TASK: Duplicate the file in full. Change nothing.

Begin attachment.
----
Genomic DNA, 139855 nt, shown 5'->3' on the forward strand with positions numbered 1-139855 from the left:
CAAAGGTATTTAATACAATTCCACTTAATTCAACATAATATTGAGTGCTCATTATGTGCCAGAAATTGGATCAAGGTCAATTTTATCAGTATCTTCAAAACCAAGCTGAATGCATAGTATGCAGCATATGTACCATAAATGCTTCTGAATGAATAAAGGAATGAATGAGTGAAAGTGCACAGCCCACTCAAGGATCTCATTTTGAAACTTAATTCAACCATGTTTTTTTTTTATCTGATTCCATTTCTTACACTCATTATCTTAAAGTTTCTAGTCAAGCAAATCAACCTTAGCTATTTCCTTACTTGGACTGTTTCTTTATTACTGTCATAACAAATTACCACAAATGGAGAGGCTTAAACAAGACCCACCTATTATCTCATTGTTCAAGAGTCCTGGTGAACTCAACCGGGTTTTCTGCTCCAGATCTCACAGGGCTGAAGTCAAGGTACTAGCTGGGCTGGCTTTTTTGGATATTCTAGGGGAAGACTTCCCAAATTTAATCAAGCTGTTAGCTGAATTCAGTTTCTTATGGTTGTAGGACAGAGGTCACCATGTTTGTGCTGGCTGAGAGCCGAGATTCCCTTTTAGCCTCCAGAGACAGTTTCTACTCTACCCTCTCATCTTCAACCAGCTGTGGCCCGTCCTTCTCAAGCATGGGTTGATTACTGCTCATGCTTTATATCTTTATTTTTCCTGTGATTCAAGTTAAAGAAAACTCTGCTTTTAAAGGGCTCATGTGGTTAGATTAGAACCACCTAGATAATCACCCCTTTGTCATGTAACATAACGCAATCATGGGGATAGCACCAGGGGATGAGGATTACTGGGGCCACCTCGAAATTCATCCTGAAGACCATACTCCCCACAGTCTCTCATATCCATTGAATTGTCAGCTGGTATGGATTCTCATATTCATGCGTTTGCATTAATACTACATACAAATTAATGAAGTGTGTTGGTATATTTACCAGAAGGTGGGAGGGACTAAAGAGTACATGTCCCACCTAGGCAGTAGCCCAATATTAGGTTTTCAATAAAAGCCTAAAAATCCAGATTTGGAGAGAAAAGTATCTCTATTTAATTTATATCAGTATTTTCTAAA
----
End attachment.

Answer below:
Genomic DNA, 139855 nt, shown 5'->3' on the forward strand with positions numbered 1-139855 from the left:
CAAAGGTATTTAATACAATTCCACTTAATTCAACATAATATTGAGTGCTCATTATGTGCCAGAAATTGGATCAAGGTCAATTTTATCAGTATCTTCAAAACCAAGCTGAATGCATAGTATGCAGCATATGTACCATAAATGCTTCTGAATGAATAAAGGAATGAATGAGTGAAAGTGCACAGCCCACTCAAGGATCTCATTTTGAAACTTAATTCAACCATGTTTTTTTTTTATCTGATTCCATTTCTTACACTCATTATCTTAAAGTTTCTAGTCAAGCAAATCAACCTTAGCTATTTCCTTACTTGGACTGTTTCTTTATTACTGTCATAACAAATTACCACAAATGGAGAGGCTTAAACAAGACCCACCTATTATCTCATTGTTCAAGAGTCCTGGTGAACTCAACCGGGTTTTCTGCTCCAGATCTCACAGGGCTGAAGTCAAGGTACTAGCTGGGCTGGCTTTTTTGGATATTCTAGGGGAAGACTTCCCAAATTTAATCAAGCTGTTAGCTGAATTCAGTTTCTTATGGTTGTAGGACAGAGGTCACCATGTTTGTGCTGGCTGAGAGCCGAGATTCCCTTTTAGCCTCCAGAGACAGTTTCTACTCTACCCTCTCATCTTCAACCAGCTGTGGCCCGTCCTTCTCAAGCATGGGTTGATTACTGCTCATGCTTTATATCTTTATTTTTCCTGTGATTCAAGTTAAAGAAAACTCTGCTTTTAAAGGGCTCATGTGGTTAGATTAGAACCACCTAGATAATCACCCCTTTGTCATGTAACATAACGCAATCATGGGGATAGCACCAGGGGATGAGGATTACTGGGGCCACCTCGAAATTCATCCTGAAGACCATACTCCCCACAGTCTCTCATATCCATTGAATTGTCAGCTGGTATGGATTCTCATATTCATGCGTTTGCATTAATACTACATACAAATTAATGAAGTGTGTTGGTATATTTACCAGAAGGTGGGAGGGACTAAAGAGTACATGTCCCACCTAGGCAGTAGCCCAATATTAGGTTTTCAATAAAAGCCTAAAAATCCAGATTTGGAGAGAAAAGTATCTCTATTTAATTTATATCAGTATTTTCTAAA